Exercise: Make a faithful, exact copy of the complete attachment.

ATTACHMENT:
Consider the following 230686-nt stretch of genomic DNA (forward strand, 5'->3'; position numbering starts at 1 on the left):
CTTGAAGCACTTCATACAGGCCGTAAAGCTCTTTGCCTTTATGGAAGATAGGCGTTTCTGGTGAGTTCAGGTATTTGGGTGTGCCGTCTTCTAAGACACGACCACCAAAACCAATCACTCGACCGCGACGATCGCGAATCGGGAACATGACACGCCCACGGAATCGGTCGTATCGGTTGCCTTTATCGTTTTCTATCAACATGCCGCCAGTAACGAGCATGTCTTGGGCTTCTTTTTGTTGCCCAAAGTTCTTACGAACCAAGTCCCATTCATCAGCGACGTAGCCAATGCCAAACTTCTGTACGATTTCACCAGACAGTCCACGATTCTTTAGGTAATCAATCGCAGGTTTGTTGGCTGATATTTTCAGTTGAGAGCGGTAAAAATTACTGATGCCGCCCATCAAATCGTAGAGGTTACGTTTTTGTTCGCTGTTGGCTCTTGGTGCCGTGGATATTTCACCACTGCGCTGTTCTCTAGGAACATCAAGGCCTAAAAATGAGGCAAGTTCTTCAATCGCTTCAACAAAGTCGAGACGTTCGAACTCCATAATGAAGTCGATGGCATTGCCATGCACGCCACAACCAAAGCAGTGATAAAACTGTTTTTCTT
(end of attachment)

Consider the following 230686-nt stretch of genomic DNA (forward strand, 5'->3'; position numbering starts at 1 on the left):
CTTGAAGCACTTCATACAGGCCGTAAAGCTCTTTGCCTTTATGGAAGATAGGCGTTTCTGGTGAGTTCAGGTATTTGGGTGTGCCGTCTTCTAAGACACGACCACCAAAACCAATCACTCGACCGCGACGATCGCGAATCGGGAACATGACACGCCCACGGAATCGGTCGTATCGGTTGCCTTTATCGTTTTCTATCAACATGCCGCCAGTAACGAGCATGTCTTGGGCTTCTTTTTGTTGCCCAAAGTTCTTACGAACCAAGTCCCATTCATCAGCGACGTAGCCAATGCCAAACTTCTGTACGATTTCACCAGACAGTCCACGATTCTTTAGGTAATCAATCGCAGGTTTGTTGGCTGATATTTTCAGTTGAGAGCGGTAAAAATTACTGATGCCGCCCATCAAATCGTAGAGGTTACGTTTTTGTTCGCTGTTGGCTCTTGGTGCCGTGGATATTTCACCACTGCGCTGTTCTCTAGGAACATCAAGGCCTAAAAATGAGGCAAGTTCTTCAATCGCTTCAACAAAGTCGAGACGTTCGAACTCCATAATGAAGTCGATGGCATTGCCATGCACGCCACAACCAAAGCAGTGATAAAACTGTTTTTCTT